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A CurtainUp Review
In my day a chip was something you ate on Fridays -- computers -- the pig lays down and the mouse takes over
---Tommy Clock reflecting on the changing of the industrial guard in Limerick where once over 1,000 pigs were slaughtered daily for its internationally famous bacon factories.
Jarlath Conroy as Tommy Clocks
(Photo: Carol Rosegg )
Pigtown is in many ways an Irish version of Our Town. The town -- or more accurately, the city -- being given the hundred years' worth of stories treatment is Limerick. The stage manager-narrator chronicling the city's social, political and industrial history from 1900 to 1999 through anecdotes about its citizens and occasionally himself, is a pork butcher in a city that was famous for its bacon. His name is Tommy Clocks (Jarlath Conroy), a transparently symbolic name, since Tommy's own life span parallels the century that the play crisscrosses.

Playwright Mike Finn, himself a Limerick man, conceived his affectionate though not uncritical amalgam of Pigtown stories as a "promenade production" with the audience moving around a large space to different small playing areas where individual stories unfold. As anyone who has been to the Irish Rep knows, it is a modestly proportioned space that requires considerable rethinking of Finn's ambitious concept.

With the help of designer James Morgan, director Charlotte Moore has created a Limerick landscape in the form of a pastel wall mural that leaves the small stage uncluttered and open for the eleven actors to navigate the stage (and occasionally the single aisle) to move back and forth through the decades and in and out of close to two dozen characters. Morgan's comically skewered buildings work well with the expressionistic staging, a stage manager-narrator who pops out of his coffin to have a look back at his own and his fellow Pigtowners' lives, and the broad comedy of some characters who appear regularly, like figures from a weekly newspaper cartoon. In the last category there are three boys representing Limerick's great enthusiasm for sports (David Costelloe, John Keating, Aedin Moloney} and two daffy and inept radio show hosts (the versatile John Keating and Dara Coleman), who at one point give a swimming lesson which we see acted out by their "listeners" and acted upon with a sermon on the sins of nakedness from the local priest.

Tommy Clock's nonlinear narration is not hard to follow since a large hanging clock marked by decades serves as an alternative to title projections. From the opening scene of Tommy's funeral when the hand of the clock is poised to edge forward to 1999, someone always manages to move the clock's hand to the era during which the next story will take place. And as played with quirky charm by Jarlath Conry, Tommy is also easy to like.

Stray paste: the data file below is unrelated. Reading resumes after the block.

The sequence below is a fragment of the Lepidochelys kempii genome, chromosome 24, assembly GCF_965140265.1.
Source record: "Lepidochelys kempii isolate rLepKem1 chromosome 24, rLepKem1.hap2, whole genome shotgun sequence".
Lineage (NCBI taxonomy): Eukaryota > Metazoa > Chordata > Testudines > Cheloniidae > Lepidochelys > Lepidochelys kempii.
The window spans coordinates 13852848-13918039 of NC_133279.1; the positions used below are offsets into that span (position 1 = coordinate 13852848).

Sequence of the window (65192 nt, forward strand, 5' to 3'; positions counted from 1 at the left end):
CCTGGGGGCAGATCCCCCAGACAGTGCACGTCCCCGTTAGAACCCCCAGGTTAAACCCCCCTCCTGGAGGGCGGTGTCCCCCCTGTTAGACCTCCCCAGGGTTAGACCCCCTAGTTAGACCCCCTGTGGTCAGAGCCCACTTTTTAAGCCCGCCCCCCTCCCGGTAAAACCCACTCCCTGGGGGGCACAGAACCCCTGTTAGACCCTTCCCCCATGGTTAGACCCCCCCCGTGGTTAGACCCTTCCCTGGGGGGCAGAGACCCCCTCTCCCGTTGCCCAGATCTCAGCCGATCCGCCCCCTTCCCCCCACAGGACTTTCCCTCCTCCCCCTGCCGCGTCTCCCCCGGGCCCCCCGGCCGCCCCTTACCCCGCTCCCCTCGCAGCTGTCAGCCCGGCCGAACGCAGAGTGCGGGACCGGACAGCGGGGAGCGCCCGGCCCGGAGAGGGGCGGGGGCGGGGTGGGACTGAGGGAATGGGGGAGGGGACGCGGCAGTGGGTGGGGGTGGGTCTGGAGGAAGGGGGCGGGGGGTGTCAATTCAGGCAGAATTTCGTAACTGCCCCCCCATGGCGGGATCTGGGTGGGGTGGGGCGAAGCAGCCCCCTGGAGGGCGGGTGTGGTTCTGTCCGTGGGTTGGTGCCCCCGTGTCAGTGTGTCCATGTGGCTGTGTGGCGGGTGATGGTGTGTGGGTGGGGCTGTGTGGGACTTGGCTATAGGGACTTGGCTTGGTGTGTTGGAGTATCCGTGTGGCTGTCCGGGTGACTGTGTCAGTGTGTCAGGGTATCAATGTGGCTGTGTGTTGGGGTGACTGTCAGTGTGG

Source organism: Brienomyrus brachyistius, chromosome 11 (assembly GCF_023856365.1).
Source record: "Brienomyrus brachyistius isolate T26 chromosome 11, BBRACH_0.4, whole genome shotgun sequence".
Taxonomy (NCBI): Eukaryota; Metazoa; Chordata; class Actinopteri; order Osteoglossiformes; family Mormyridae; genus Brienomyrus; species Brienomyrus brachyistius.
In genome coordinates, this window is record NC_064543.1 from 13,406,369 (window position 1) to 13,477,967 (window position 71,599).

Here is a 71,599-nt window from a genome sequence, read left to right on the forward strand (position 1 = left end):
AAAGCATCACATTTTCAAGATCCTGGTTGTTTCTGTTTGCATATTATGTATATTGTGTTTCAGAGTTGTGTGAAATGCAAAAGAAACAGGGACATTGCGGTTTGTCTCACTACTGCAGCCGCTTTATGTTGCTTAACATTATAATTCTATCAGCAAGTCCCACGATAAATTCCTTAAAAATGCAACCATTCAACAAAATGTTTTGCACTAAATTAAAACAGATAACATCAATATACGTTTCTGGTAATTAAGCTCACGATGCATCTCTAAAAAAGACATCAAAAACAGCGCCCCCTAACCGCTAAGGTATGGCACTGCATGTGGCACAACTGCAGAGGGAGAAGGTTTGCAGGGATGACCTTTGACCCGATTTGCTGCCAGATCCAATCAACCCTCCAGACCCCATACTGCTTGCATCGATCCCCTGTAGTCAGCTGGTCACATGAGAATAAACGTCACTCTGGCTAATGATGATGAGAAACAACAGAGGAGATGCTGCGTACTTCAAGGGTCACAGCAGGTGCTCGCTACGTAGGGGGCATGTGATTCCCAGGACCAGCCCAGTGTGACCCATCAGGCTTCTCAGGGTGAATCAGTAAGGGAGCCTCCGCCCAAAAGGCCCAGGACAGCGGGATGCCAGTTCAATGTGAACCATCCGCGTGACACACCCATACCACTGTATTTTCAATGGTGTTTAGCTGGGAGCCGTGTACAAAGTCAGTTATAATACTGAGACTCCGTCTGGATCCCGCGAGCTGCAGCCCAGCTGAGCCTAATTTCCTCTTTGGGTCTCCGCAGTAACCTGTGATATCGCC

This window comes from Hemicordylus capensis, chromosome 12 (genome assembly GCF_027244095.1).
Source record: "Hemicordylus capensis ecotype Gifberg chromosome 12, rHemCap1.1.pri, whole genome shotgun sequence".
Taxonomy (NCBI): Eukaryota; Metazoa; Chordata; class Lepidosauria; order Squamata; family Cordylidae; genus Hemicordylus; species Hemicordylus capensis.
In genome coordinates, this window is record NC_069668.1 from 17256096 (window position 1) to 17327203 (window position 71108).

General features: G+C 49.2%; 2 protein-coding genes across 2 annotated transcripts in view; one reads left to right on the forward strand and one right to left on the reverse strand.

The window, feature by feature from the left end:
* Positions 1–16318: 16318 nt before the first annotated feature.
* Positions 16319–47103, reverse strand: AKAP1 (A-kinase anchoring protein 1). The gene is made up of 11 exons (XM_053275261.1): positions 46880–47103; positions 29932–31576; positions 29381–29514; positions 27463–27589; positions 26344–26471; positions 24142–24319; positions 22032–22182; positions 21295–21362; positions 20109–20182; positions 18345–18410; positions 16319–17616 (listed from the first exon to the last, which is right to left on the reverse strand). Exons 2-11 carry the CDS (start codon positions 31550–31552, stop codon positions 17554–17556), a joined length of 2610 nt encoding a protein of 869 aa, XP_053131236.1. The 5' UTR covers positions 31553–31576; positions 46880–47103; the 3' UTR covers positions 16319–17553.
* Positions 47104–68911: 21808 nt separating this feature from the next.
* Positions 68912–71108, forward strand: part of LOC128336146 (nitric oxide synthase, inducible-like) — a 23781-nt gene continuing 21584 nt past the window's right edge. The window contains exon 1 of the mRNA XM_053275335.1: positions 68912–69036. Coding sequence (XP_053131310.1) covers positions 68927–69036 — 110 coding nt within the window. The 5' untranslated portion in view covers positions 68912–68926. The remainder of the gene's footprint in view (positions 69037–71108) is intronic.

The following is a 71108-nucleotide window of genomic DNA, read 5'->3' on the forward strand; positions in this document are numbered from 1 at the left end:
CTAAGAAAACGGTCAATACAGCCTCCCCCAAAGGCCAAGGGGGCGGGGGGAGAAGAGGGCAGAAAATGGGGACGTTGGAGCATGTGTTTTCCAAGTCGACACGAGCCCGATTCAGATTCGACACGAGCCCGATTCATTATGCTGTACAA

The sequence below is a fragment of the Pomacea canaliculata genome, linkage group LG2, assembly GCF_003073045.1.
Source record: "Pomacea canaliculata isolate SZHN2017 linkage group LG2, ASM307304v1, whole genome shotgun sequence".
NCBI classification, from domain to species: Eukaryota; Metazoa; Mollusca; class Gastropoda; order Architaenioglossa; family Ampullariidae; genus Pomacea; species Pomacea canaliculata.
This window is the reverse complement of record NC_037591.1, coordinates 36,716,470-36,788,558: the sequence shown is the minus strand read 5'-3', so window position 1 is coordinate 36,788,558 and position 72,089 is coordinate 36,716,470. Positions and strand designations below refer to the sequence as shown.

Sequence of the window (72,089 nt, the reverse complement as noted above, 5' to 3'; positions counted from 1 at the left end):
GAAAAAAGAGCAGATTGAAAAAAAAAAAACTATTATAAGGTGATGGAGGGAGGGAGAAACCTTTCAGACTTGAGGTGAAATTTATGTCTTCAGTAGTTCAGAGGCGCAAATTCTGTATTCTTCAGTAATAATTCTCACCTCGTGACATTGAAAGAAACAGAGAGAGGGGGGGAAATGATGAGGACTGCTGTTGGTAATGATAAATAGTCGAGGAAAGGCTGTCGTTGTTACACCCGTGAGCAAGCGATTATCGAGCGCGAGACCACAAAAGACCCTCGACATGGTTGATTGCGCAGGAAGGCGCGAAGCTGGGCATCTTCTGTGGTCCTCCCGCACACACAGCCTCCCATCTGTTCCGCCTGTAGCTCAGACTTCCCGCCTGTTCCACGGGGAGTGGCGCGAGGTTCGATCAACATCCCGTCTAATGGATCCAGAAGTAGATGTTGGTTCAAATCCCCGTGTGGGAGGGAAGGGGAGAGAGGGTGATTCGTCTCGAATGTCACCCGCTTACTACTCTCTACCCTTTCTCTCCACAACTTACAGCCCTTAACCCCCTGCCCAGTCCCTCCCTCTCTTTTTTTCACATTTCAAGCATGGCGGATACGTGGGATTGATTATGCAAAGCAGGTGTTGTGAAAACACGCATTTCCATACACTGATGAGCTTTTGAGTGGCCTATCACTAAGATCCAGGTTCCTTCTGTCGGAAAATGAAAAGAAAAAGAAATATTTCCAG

While the choice of events and stories stuffed into two hours is remarkably complete, Tommy's stories often seem to be less about real people than types created to characterize Limerick. This applies mostly to the somewhat overdone comic aspects of the play, and leaves it to the darker episodes to provide the emotional highlights.

One of these darker and most powerful episodes gives universality to the plight of a wife (Terry donnelly, once again proving herself to be one of the company's outstanding regulars) abused by a thuggish husband (Anto Nolan). While the family drama unfolds behind a white lace curtain, a local policeman (Declan Mooney), embittered by his helplessness to do anything, shows Tommy Clock his notebook filled with a list of wives stumbling into doors and babies falling out of cribs. "There are parts of this town where the light never shines" he says, adding "and those names never appear in a book--except this. You see the town with sepia-colored glasses." When Tommy protests "You're making it sound like a horrible place", he drily responds "No, I'm making it sound like a city. " A similarly moving, well-written scene involves a Limerick outsider, Elsa (Rosemary Fine handling her monologue with powerful restraint) a Jewish refugee from Vienna's Nazi regime. At sea in "a town filled with pork", she is driven to a starkly dramatic response to Limerick's anti-Semitic comments about her being a Christ killer.

While some trimming of the repetitious comic bits would have avoided dull spots, there's enough lovely writing throughout, to make a visit to Pigtown worthwhile. Tommy Clock, who gets the lion's share of the more memorable one-liners, sums up the play's raison d'être better than anything I could tell you: " Time is stories--stories is people-- time is dog-eared memories creeping like shades across your heart. "

Written by Mike Finn
Directed by Charlotte Moore
Cast: Jarlath Conroy as Tommy Clocks; with Dara Coleman, David Costelloe, Terry Donnelly, Rosemary Fine, Laura James Flynn, Christopher Joseph Jones, John Keating, Aedin Moloney, Declan Mooney and Anto Nolan
Set Design: James Morgan
Costume Design: Robin L. McGee
Lighting Design: Kirk Bookman
Sound Design: Murmod, Inc.
Running time: 2 hours, includes one intermission
Irish Repertory Theatre , 132 W. 22nd St (6th/7th Aves), 212/ 727-2737
4/19/02-6/09/02; opening 4/28/02.
Tuesday - Saturday evenings at 8 p.m., with Saturday and Sunday matinees at 3 pm-- $35 - $40
Reviewed by Elyse Sommer based on April 27th press preview performance.
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